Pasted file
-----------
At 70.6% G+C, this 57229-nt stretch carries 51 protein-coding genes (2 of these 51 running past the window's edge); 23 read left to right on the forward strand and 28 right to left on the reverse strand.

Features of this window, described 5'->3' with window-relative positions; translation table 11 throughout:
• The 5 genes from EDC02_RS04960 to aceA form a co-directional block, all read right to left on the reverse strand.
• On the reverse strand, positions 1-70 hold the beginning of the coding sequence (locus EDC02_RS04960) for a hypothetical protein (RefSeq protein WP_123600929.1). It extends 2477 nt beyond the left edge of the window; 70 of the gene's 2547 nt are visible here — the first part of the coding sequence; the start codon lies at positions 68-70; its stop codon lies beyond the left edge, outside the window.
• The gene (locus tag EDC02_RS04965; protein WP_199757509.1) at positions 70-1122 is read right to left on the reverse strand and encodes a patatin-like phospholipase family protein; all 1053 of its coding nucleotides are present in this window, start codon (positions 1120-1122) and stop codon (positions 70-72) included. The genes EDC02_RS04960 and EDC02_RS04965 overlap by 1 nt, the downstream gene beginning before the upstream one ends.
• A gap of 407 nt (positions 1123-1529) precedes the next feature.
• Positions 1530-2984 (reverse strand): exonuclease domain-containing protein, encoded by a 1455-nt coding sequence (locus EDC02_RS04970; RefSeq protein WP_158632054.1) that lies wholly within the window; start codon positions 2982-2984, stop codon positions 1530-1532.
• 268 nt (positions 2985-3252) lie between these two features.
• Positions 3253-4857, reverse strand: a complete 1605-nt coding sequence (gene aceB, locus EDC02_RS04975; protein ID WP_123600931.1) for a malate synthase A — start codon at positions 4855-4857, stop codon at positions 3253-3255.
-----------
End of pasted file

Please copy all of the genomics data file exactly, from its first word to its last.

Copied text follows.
At 70.6% G+C, this 57229-nt stretch carries 51 protein-coding genes (2 of these 51 running past the window's edge); 23 read left to right on the forward strand and 28 right to left on the reverse strand.

Features of this window, described 5'->3' with window-relative positions; translation table 11 throughout:
• The 5 genes from EDC02_RS04960 to aceA form a co-directional block, all read right to left on the reverse strand.
• On the reverse strand, positions 1-70 hold the beginning of the coding sequence (locus EDC02_RS04960) for a hypothetical protein (RefSeq protein WP_123600929.1). It extends 2477 nt beyond the left edge of the window; 70 of the gene's 2547 nt are visible here — the first part of the coding sequence; the start codon lies at positions 68-70; its stop codon lies beyond the left edge, outside the window.
• The gene (locus tag EDC02_RS04965; protein WP_199757509.1) at positions 70-1122 is read right to left on the reverse strand and encodes a patatin-like phospholipase family protein; all 1053 of its coding nucleotides are present in this window, start codon (positions 1120-1122) and stop codon (positions 70-72) included. The genes EDC02_RS04960 and EDC02_RS04965 overlap by 1 nt, the downstream gene beginning before the upstream one ends.
• A gap of 407 nt (positions 1123-1529) precedes the next feature.
• Positions 1530-2984 (reverse strand): exonuclease domain-containing protein, encoded by a 1455-nt coding sequence (locus EDC02_RS04970; RefSeq protein WP_158632054.1) that lies wholly within the window; start codon positions 2982-2984, stop codon positions 1530-1532.
• 268 nt (positions 2985-3252) lie between these two features.
• Positions 3253-4857, reverse strand: a complete 1605-nt coding sequence (gene aceB, locus EDC02_RS04975; protein ID WP_123600931.1) for a malate synthase A — start codon at positions 4855-4857, stop codon at positions 3253-3255.